Return to Me & Accurate Representation of CHD in Entertainment

There’s always a bit of a thrill that comes with finding characters with CHD in a movie or a book. It’s an opportunity to our stories on screen, to know, somewhere in the world, thousands of people are reading about CHD. Some get it right, some are a bit off, but every effort to include CHD in the mainstream is a step closer to broader awareness. 

As a 90’s kid in Chicago, I have always been partial to Return to Me. But it’s more than the familiarity of the setting that tugged at my heart. It was one very specific scene.  

Released in 1999, Return to Me is the story of Grace, in need of a transplant, who receives the heart of a woman whose husband she later falls in love with. It’s outlandish, an astronomically unlikely situation, but in some ways the movie as a whole is very relatable. 

Early on in the movie, Grace is wheeled off to surgery, and right before she goes into the OR, she stops at her grandpa’s side. There Grace tells her grandpa that she loves him. And she is rolled away to get her new heart. 

This admittedly cliche scene stunned me the first time I saw it. Just one year earlier, I was being wheeled off to my second open-heart surgery. On my way to the OR, we stopped at my own grandfather’s side, where the last thing I said was, “I love you.” It was something that stuck with me because we didn’t often say it out loud.  Seeing this played out on screen took me right back to Children’s Memorial. And even now, 20+ years later, I still immediately tear up at that scene.

The movie is not without its flaws

Grace’s heart condition is unclear. She mentions that she has the same condition her mother had and that she’s been sick since she was 14. Is it technically CHD? Did she start to experience symptoms at 14, was she diagnosed then, what exactly was wrong with Grace’s heart? Additionally, it’s fair to point out that the movie has a pretty sanitized take on Grace’s heart disease. We are never given the answer to these questions or the nitty-gritty details because her disease is not the focus.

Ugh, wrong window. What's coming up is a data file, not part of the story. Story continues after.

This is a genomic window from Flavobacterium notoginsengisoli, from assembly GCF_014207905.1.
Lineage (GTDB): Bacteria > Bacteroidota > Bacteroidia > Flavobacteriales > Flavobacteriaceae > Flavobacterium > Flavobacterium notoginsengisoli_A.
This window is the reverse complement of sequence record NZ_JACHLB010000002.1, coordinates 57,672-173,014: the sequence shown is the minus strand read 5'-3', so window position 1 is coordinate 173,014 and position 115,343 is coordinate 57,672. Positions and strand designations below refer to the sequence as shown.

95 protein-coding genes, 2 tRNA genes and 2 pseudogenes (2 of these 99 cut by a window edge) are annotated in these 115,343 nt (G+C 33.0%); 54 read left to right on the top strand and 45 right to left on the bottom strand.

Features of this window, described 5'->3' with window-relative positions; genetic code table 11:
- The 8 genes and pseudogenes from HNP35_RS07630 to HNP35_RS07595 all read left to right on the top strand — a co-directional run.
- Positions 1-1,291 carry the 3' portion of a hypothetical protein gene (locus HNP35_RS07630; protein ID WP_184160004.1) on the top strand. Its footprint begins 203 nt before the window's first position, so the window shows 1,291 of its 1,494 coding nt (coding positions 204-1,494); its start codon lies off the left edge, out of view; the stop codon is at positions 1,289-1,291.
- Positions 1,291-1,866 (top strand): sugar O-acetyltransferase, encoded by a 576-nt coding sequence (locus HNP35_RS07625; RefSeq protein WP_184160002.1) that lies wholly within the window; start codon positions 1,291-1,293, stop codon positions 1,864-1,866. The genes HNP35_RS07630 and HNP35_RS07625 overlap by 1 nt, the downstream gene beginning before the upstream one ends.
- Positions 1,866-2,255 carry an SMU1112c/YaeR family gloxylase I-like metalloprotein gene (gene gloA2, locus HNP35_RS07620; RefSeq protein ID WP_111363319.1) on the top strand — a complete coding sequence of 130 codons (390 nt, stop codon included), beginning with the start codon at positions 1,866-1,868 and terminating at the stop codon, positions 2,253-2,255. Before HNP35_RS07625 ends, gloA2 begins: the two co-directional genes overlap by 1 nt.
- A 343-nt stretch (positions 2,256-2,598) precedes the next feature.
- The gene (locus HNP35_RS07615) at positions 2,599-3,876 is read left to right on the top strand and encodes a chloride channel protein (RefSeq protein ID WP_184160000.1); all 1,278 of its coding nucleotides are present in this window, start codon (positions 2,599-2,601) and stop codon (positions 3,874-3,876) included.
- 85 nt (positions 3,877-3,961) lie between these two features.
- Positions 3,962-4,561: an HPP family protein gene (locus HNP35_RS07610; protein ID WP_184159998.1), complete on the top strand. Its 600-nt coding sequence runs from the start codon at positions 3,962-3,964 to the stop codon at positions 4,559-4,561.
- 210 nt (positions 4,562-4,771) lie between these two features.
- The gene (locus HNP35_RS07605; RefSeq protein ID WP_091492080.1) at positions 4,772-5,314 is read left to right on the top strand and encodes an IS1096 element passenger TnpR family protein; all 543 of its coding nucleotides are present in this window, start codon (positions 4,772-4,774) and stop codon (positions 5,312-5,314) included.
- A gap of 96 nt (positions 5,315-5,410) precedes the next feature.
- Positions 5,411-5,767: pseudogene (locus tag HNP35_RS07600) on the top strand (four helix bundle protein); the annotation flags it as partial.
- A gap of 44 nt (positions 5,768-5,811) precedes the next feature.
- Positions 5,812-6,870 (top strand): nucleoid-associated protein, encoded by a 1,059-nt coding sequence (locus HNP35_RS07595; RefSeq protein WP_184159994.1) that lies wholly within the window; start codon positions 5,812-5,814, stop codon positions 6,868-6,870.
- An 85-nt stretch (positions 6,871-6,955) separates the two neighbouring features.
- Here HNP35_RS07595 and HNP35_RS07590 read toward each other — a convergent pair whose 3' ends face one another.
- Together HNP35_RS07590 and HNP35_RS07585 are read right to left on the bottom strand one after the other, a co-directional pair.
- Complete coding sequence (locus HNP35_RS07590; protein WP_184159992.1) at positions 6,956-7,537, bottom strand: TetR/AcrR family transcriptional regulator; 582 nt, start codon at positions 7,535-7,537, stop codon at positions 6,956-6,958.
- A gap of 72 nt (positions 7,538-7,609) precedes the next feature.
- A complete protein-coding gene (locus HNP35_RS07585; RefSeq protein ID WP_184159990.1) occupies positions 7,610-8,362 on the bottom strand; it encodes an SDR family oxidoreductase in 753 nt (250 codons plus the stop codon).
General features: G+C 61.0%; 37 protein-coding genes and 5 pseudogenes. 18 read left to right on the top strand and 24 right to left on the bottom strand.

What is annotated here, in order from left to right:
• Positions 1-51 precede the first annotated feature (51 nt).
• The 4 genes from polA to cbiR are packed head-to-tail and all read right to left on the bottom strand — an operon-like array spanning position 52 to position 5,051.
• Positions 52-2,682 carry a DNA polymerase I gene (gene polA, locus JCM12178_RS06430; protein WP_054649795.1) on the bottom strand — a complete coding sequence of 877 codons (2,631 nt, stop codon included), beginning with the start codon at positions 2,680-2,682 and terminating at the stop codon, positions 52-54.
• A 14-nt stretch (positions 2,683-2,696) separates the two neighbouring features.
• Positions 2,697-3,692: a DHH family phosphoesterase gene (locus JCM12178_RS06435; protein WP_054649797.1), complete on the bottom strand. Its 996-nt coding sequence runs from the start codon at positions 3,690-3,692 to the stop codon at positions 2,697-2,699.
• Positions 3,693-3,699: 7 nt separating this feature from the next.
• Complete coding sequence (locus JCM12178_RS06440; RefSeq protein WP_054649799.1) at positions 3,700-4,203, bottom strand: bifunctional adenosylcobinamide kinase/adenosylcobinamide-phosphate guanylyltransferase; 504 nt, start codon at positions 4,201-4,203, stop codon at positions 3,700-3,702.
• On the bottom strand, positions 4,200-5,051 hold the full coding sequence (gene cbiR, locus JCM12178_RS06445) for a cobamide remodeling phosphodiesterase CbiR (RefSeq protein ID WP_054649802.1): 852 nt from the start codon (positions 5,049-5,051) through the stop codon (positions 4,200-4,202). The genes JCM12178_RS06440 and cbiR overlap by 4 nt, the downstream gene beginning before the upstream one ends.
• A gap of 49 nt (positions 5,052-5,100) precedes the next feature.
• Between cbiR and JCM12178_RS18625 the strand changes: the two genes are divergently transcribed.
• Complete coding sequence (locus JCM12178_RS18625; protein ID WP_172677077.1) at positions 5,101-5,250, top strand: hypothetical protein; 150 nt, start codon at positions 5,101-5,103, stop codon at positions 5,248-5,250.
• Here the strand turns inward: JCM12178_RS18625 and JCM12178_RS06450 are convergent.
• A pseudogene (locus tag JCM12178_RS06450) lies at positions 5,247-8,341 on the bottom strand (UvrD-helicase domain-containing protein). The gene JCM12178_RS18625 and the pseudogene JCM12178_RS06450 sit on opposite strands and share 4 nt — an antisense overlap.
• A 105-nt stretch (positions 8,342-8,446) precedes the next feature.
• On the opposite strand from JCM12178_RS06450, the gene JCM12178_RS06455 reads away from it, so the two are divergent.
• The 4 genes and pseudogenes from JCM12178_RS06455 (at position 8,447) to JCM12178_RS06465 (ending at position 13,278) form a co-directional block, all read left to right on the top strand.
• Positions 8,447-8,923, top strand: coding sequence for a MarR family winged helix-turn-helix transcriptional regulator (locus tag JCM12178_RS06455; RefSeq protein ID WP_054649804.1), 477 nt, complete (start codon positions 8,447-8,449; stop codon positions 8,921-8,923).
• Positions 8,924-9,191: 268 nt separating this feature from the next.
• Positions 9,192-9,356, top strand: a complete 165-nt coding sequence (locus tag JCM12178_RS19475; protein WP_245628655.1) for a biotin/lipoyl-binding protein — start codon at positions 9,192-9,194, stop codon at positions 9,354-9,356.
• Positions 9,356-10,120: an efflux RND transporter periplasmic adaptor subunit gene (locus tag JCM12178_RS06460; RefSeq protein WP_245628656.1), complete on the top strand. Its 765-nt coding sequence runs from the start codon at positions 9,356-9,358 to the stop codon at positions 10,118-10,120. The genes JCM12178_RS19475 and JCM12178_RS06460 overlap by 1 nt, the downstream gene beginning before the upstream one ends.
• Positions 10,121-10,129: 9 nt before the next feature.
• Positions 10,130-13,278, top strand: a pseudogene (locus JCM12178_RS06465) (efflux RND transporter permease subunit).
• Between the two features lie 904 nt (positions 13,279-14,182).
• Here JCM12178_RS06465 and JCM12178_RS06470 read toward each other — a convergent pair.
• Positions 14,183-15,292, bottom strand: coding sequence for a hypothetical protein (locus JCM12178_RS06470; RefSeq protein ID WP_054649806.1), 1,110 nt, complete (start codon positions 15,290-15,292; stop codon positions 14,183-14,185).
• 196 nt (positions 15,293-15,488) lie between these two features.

What they did pretty well

However, I think Return to Me does a good job of addressing some of the complicated issues patients deal with as we take on life: body image, Grace worries others will judge her based on her scar; taking risks, she takes on her dream of painting in Italy; the delicate balance between gratitude and wanting to be normal, knowing how lucky she is, Grace feels guilty that she still has bad days; opening up to new people in our lives, it takes some time before Grace is ready tell Bob (her love interest) about her surgery. The movie also includes the continued care needed and highlights the tremendous amount of support from family and friends that make managing it all possible.

I recommend it if you haven’t seen it, but, again, I’m partial.

Grace is not the only character with CHD in pop culture, I’m sure many of you have favorites of your own.  Who got it right? Who got it so, so wrong?

Other instances of CHD in Entertainment

Movies and TV

  1. Rosewood – Dr. Beaumont Rosewood 
  2. Untamed Heart – Adam
  3. Gattaca – Vincent Freeman
  4. 7 Pounds – Emily Posa
  5. Dead to Me – Ben Wood
  6. Good Witch – Dr. Monica McBride
  7. Rock My Heart – Jana Hilbig


  1. Who Do You Love by Jennifer Weiner (the other one) – Rachel Blum
  2. Water in May by Ismée Williams – Mari’s Baby

Comments are closed.

« Previous EntryNext Entry »